Girls & Sex and the City

I just finished reading Lena Dunham’s book Not that Kind of Girl (I know, I know, I am just now getting around to reading this). I am enjoying the book far more than I dislike it, so I thought I would give Dunham’s show, Girls, another chance. I had tried watching it once before and had immediately lost interest, but here I am again.

Dunham said that she created the show because “Gossip Girl was teens duking it out on the Upper East Side and Sex and the City was women who figured out work and friends and now want to nail family life. There was this whole in between space that hadn’t really been addressed.” I am not really sure if there is a middle ground between complete, fantastical privilege and whatever SATC was, but Dunham thinks she can do it. She very much considers this in the same legacy of Sex and the City, a show which I adore and I think a lot of women of my generation enjoy(ed). There was definitely a time, perhaps a bit further back than I would like to admit, in my life where I thought I could learn a lot of life’s lessons from SATC.

Just to clarify, I understand some of the appeal of Girls. It captures some of the insecurities and confusion that make up your early 20s. There are bad boyfriends, sex gone badly and/or inexperience, and (finally) characters that aren’t super models (kind of). These characters aren’t from huge wealth, but middle class families who can do support their children well into their mid-twenties. The importance of social media in daily life runs through the show. And I would argue that the strength of the show is that it captures how hard it can be to find your place in the world outside the big, safe nest of college. Total disclaimer: I just watched Season One.

So, understanding the appeal, I still don’t like the show. When Dunham said she wanted it to be like a younger SATC, I didn’t expect the character stereotypes to be basically identical to SATC. Hannah is the fiscally irresponsible, talented yet unintentional with her career, writer, overly self-focused and sees competition and reads too much into everything. Carrie Bradshaw anyone? Jessa is the one who always has to have it together and is the most driven in achieving what she wants. Miranda? Shoshanna is young, WASPY, ditzy, and sweetly naive. She is our Charlotte York, but with worse style. And Marnie is free and sexually liberated Samantha. The show re-created type casts that already have been created and explored.

I kept reading reviews of how authentic the show was, and there are aspects that are. Is that a high standard to reach? I don’t think so. There was also so much that lacked realism for me, probably based on my personal experiences so mileage will vary. I didn’t know that many people who were supported that long by their parents and those that were had the privilege of living at home. Not in NYC. There was also just a distinct lack of diversity. These are four urban women living in one of the hippest cities in the nation, and there is no one of color, no real diversity of size ( and no Dunham’s character being 7 pounds overweight does not classify as diversity of size to me), and no diversity in sexual orientation in the main character.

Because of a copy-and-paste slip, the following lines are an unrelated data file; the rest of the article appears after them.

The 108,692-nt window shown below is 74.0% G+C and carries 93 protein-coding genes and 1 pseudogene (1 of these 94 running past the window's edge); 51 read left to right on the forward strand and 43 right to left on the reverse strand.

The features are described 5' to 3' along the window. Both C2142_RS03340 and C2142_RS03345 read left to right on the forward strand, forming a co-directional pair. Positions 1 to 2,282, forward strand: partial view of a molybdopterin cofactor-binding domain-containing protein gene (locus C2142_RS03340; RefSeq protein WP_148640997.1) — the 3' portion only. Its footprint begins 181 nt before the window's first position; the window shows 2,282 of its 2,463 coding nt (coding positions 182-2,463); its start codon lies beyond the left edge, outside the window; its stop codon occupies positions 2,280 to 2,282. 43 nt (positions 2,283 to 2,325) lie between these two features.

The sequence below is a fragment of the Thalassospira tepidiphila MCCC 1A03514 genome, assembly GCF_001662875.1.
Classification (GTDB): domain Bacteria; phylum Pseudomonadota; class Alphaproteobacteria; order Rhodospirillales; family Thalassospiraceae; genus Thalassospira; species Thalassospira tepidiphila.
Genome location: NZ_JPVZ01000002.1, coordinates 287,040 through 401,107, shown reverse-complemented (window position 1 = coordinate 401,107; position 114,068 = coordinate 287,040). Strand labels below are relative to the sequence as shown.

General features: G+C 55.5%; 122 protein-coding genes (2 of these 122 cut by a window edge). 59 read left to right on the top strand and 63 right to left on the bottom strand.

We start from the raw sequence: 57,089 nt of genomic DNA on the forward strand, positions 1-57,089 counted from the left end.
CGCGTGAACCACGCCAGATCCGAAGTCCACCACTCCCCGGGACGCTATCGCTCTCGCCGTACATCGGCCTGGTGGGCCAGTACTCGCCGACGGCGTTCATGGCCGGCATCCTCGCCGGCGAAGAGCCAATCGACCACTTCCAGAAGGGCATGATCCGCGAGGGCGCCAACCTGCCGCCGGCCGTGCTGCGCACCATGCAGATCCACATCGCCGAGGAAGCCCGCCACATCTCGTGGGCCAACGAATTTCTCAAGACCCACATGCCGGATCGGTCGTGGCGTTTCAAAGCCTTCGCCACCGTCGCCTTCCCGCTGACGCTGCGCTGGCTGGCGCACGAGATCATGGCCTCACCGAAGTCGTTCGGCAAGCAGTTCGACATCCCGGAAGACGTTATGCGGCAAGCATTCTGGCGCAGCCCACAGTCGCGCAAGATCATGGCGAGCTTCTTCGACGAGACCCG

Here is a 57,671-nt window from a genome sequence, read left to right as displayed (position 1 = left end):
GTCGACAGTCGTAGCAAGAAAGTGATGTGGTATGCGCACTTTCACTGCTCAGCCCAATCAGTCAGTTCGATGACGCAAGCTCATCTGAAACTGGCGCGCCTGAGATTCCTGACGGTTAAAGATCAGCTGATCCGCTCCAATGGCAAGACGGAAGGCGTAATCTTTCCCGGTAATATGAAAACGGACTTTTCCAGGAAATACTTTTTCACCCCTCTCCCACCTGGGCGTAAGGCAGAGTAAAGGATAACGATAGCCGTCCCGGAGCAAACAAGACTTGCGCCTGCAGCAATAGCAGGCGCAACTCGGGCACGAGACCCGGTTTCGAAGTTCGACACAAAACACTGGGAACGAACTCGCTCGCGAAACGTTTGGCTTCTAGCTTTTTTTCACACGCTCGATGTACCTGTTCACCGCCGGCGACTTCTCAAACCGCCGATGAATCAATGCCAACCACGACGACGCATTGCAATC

Found here. Also, seriously, who thinks like this? I know our generation gets knocked for not being thoughtful, but I like to think most of us are not this selfish.
Found here. Also, seriously, who thinks like this? I know our generation gets knocked for not being thoughtful, but I like to think most of us are not this selfish.

I suppose where I see the difference for me from how I relate to SATC and Girls is that when I was younger, I thought (crazily or not) SATC could be me some day, in some universe. I could be confident and fabulously dressed with a tight group of friends. I could have career where I felt empowered and confident in what I was doing and what I wanted, even if I went through struggles with it or chose to leave it to do something else (ala Charlotte in her first marriage). Was the show perfect? Good heavens, no. I have recently started re-watching it and it has lost appeal or much of the reality I perceived as I age. But, I could never and I never could feel that way about Girls. It’s not my reality, I don’t want it to reflect my reality, and I’m ok with that. Not everything will speak to everyone and, thankfully, there is enough diversity in feminism and media that I can go back to complete ignoring Lena Dunham and her quip-py privilege for as long as I choose to. And if you choose to do something different, that works too.

Disclaimer: I am pretty much of the opinion that Golden Girls was one of the greatest show ever, the original four fabulous female friends, and probably nothing else will come close to this.

One thought on “Girls & Sex and the City

  1. I’m with you. I took a class on the “bildungsroman”-the coming of age story that takes place between childhood and adulthood. I grew so tired of the setting, because it seems it is always a self-absorbed, self-aggrandizing narrative, and often it comes from the most privileged in society. It’s funny, because until what, a few days ago? I WAS in this stage of my life. Perhaps all 20 somethings are just unbearable, but I don’t really believe so. It’s time for a fresh take.


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